A few years ago, I took my children to see long-time friends in Colorado for a summer visit. It was wonderful getting to walk in the mountains that feel like old friends in the Estes Park area. When I was just out of college, I mentored a group of high school girls through Cru (then called Student Venture) and we fundraised and were able to come to camp at YMCA of the Rockies in that area. So, I have walked those paths several times over the years. Getting to take my children to that special place with dear friends was very dreamy.
This visit also came after a long recovery and physical therapy from a terrible fall that tore both of my knees sometime after the wildfires took our home and I had been care-taking for a loved one after medical emergencies. I had to re-learn to walk and build my knees up on land – and then again in the pool. When I started, I couldn’t even kick my foot in the pool! So, when this trip came up, I worked hard and was not only able to walk, but I could climb. Not like when I worked with high schoolers but pretty high up there.
But I did hit a limit, and my sweet son Joey offered to pull aside to a lower lake, while our group continued higher. As we ambled around, I found a sign saying it was called Nymph Lake which brought a smile since I write fantasy for kids.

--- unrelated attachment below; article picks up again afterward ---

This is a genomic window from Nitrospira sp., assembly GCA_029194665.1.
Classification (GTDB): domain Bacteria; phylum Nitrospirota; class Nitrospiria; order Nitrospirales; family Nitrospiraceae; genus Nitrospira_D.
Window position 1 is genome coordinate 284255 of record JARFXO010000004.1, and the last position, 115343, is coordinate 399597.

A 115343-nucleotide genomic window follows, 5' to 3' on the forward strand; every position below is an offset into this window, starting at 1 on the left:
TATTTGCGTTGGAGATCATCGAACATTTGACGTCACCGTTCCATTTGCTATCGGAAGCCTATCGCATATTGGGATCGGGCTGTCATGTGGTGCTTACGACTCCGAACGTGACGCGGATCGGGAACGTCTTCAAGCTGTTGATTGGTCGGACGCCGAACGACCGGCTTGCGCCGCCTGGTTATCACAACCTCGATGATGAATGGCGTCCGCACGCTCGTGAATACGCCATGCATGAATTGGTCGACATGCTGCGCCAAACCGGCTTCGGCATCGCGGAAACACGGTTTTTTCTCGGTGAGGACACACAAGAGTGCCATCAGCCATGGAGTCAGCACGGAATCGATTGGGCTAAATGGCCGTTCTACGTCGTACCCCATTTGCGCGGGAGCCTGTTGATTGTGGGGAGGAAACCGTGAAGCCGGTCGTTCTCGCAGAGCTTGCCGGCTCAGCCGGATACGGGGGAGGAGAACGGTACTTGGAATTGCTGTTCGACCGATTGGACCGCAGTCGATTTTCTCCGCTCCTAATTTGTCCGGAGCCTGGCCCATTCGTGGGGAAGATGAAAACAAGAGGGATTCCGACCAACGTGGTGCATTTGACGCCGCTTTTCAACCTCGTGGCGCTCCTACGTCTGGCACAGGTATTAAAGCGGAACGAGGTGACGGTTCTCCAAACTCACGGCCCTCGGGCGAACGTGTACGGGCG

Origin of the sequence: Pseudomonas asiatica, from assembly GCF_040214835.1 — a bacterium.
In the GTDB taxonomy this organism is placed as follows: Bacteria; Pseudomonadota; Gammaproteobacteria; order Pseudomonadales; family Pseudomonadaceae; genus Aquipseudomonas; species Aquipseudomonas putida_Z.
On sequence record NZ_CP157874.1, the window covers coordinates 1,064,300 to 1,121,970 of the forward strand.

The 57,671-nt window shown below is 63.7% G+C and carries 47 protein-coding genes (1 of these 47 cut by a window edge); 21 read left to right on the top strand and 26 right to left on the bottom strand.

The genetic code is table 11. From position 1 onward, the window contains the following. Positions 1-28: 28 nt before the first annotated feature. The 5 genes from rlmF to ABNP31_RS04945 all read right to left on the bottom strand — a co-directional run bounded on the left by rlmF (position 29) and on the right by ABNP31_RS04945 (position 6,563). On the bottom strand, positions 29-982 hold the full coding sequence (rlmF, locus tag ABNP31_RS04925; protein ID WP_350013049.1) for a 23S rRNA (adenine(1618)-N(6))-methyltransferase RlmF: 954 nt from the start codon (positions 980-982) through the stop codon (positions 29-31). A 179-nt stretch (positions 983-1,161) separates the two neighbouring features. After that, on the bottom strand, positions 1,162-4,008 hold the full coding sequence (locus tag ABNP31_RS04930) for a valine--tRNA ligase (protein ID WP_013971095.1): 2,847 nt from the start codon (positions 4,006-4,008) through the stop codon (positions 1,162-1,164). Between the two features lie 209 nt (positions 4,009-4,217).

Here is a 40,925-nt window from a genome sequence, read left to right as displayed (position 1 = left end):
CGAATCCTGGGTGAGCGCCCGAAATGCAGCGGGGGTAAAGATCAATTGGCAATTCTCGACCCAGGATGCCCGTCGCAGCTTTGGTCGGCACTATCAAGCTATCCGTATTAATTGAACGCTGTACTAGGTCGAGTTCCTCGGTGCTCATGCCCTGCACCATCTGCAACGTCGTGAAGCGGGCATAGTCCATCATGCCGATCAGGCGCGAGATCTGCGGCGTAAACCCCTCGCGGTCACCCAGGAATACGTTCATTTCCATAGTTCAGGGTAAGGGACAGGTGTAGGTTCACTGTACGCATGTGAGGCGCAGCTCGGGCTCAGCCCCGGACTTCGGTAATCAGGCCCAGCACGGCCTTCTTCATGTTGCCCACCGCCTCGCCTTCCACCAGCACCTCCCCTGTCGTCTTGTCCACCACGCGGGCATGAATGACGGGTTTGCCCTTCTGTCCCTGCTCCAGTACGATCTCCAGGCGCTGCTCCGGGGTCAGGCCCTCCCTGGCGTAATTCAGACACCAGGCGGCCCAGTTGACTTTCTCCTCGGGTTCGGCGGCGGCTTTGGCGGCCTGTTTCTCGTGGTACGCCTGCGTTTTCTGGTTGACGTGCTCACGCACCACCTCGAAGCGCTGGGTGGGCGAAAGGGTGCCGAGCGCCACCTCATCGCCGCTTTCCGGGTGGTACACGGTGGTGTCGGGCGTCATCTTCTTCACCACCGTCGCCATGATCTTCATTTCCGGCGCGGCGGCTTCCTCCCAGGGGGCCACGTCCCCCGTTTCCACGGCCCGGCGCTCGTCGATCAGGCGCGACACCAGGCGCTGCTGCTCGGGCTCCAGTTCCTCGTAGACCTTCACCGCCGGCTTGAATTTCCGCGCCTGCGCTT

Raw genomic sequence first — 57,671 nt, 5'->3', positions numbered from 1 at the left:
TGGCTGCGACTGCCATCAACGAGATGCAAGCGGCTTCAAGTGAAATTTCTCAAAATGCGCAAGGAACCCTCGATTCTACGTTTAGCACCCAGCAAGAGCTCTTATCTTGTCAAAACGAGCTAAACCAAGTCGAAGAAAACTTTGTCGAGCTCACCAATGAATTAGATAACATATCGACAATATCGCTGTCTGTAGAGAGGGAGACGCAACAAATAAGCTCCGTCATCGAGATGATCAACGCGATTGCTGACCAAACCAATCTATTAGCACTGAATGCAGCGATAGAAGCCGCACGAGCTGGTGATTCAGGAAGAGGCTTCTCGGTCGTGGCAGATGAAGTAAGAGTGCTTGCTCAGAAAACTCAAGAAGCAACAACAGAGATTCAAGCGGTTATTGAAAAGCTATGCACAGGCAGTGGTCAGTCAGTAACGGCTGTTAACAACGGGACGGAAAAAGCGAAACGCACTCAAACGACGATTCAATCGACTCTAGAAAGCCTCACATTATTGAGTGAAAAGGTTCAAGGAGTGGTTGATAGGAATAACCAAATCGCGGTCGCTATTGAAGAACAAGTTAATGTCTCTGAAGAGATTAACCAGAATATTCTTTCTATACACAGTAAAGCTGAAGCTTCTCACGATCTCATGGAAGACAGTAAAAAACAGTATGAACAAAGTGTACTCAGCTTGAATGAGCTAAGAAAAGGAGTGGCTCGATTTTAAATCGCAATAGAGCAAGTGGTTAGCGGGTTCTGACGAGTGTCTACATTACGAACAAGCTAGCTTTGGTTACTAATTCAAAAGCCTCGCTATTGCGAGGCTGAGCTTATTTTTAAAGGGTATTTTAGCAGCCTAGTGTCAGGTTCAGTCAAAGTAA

Joey, then ten years old and every bit an explorer, asked if we could walk beside the lake and was having fun climbing over fallen trees, zig zagging everywhere. Then he disappeared for a moment and I found him walking on a fallen tree over the water. The view took my breath because as far as you could see, there were lily pads and flowers everywhere. I warned him that he could fall in the shallow water and would have to hike down soaking wet, but he just grinned at me. I slowed. How often in our busy California lives could he just climb on a log next to a lake? Never. So, I smiled back. And stopped to soak it all in.
Huge grin ear to ear.
“Mom, can we stay here so I can figure it out?” His pre-teen cheeks were covered in speckles of dots like sand across his nose – he could rub off the light bits of dirt, but the freckles would stay.
“Sure,” I said. “Leave your shoes here in the sun to dry and go have fun.”
This wasn’t the hike I’d hoped for, but he was having so much fun I just sat in the grass. Dragonflies darted left and right, hopping to the flowers on the water, then buzzing over my head. My book has a talking dragonfly in it so I had a lot of fun just watching them as Joey tip-toed further and further, a few feet out where I could get him in the knee-deep water if he needed help. I had already learned from years of detours and moves that sometimes life gives you what you need, not what you thought you wanted, and this seemed like one of those moments.
I laid out his dripping socks and shoes in the sun and brushed some hair from my forehead, removing my hat in the shade of a tall tree nearby where I could just lean back and watch the sky and hear his giggles. I wanted to stop time. I prayed about this season with gratitude that this mountain hike was even possible after all we had been through. All the loss and change. I missed having magical moments like this in our lives and asked if I should keep writing. Could the Lord please give me a sign?